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Yale Police Called on Black Student Taking a Nap


A white Yale University student called the campus police this week upon finding a black graduate student taking  a nap in the student’s dormitory common room. The police came and the black student needed to get her identification card to show that she belonged in the building.

Napping in common areas of dormitories (not to mention libraries and elsewhere on campus) is hardly unusual at Yale or most colleges, especially at the end of a semester, when many students are feeling pressure to finish assignments. So the incident has become the latest in which minority individuals are subjected to the police for behavior that goes unnoticed when white people do it.

Some of these incidents — such as the treatment of black men in a Philadelphia Starbucks — do not take place on campus. But because of the view that colleges should be particularly inclusive, these incidents anger many students and others who are frustrated that minority individuals on campus are treated as they have been. Recently, the mother of a participant on a campus tour at Colorado State University called the campus police there on two Native American students who the mother thought were behaving oddly. Though they had done nothing wrong, they were pulled from the tour by campus officers to be asked questions and have their pockets checked.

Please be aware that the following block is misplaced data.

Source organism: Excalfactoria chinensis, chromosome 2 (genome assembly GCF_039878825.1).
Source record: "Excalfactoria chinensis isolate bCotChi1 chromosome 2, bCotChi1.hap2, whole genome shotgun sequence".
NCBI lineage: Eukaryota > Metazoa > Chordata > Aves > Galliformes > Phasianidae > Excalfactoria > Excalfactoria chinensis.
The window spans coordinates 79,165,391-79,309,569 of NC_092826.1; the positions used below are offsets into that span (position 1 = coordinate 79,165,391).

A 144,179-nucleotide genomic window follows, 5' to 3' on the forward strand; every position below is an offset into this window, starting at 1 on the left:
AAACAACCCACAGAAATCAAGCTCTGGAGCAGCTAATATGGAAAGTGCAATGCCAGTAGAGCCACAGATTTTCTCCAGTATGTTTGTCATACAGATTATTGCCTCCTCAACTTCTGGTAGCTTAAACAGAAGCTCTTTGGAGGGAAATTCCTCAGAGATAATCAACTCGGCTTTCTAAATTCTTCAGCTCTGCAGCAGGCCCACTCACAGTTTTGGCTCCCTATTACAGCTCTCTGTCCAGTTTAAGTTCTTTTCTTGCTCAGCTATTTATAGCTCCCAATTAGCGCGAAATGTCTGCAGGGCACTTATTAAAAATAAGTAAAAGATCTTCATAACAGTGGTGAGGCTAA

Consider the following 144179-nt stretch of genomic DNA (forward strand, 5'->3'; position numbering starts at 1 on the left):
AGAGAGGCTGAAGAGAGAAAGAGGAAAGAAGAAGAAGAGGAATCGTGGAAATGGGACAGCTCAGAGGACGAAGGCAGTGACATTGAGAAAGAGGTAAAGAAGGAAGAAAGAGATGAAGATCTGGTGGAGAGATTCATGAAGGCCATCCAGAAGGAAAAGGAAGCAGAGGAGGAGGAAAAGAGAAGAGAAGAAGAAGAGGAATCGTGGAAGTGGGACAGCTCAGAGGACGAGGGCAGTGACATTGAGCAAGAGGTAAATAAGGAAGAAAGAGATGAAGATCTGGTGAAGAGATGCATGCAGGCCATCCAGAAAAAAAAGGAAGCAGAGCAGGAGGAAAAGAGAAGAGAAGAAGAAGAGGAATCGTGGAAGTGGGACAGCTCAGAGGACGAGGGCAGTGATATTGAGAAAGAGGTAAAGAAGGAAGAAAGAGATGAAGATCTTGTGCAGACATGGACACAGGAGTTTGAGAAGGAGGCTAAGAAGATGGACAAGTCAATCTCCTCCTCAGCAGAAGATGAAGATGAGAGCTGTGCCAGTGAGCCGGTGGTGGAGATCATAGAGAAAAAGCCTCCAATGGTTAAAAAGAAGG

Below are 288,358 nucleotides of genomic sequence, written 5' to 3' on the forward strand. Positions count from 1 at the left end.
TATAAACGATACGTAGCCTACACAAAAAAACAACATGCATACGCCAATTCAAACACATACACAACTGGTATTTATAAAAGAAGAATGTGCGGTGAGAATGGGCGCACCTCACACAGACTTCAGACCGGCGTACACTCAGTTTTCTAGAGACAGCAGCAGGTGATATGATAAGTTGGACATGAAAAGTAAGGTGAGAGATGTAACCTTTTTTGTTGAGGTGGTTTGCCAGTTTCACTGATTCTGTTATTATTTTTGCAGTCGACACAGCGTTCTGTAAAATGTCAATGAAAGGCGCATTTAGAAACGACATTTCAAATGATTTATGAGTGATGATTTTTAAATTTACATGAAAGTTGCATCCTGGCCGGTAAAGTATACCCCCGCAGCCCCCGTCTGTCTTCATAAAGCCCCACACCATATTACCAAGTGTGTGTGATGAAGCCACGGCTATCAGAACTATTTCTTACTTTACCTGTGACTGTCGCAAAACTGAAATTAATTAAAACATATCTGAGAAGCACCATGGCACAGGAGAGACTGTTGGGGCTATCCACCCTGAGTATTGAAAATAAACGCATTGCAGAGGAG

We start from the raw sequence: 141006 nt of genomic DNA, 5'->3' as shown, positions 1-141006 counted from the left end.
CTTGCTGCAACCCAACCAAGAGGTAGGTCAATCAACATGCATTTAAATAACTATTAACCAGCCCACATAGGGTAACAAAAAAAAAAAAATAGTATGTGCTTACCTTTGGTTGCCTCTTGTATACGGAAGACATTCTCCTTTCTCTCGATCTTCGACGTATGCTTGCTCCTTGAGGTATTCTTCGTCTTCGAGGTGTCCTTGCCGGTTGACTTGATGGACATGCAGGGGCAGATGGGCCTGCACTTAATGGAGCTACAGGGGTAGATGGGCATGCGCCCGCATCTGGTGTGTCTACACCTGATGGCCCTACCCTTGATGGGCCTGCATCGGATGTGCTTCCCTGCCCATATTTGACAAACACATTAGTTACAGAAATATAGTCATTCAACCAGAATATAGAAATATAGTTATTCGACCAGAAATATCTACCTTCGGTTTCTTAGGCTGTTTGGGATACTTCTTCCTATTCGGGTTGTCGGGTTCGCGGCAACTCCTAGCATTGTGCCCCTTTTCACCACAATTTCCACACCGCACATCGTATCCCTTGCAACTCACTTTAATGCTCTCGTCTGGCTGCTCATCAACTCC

At Yale, the black graduate student who was questioned by campus police, Lolade Siyonbola, recorded the incident and posted it to Facebook.

She noted that she showed her key to the police officers, as well as her identification card, but that it took some time for the police officers to agree that she did indeed live in the dormitory and had a right to be there. Yale officials noted that they regularly do ID checks in such situations. This one took a little longer, they told The New York Times, because the student’s preferred name was on her ID, but differs from the name the university had on record.

The Times also reported that Kimberly M. Goff-Crews, Yale’s vice president for student life, sent an email to graduate students Wednesday night saying that she was “deeply troubled” by what had happened. “This incident and others recently reported to me underscore that we have work to do to make Yale not only excellent but also inclusive,” Goff-Crews said.

Shaun King, the writer and civil rights leader, was among the many who took to social media Wednesday night to write of their frustrations:

This isn’t the first time that Yale has received scrutiny for police encounters with black students. In 2015, Yale police briefly detained a black male student who had not been doing anything wrong. The student happened to be the son of a New York Times columnist who wrote about what happened, renewing the debate about racial profiling.

Concerns on these issues also extend to black faculty members, who have described local or campus police in college towns who seem to doubt that these professors could in fact be teaching at the institutions that employ them.

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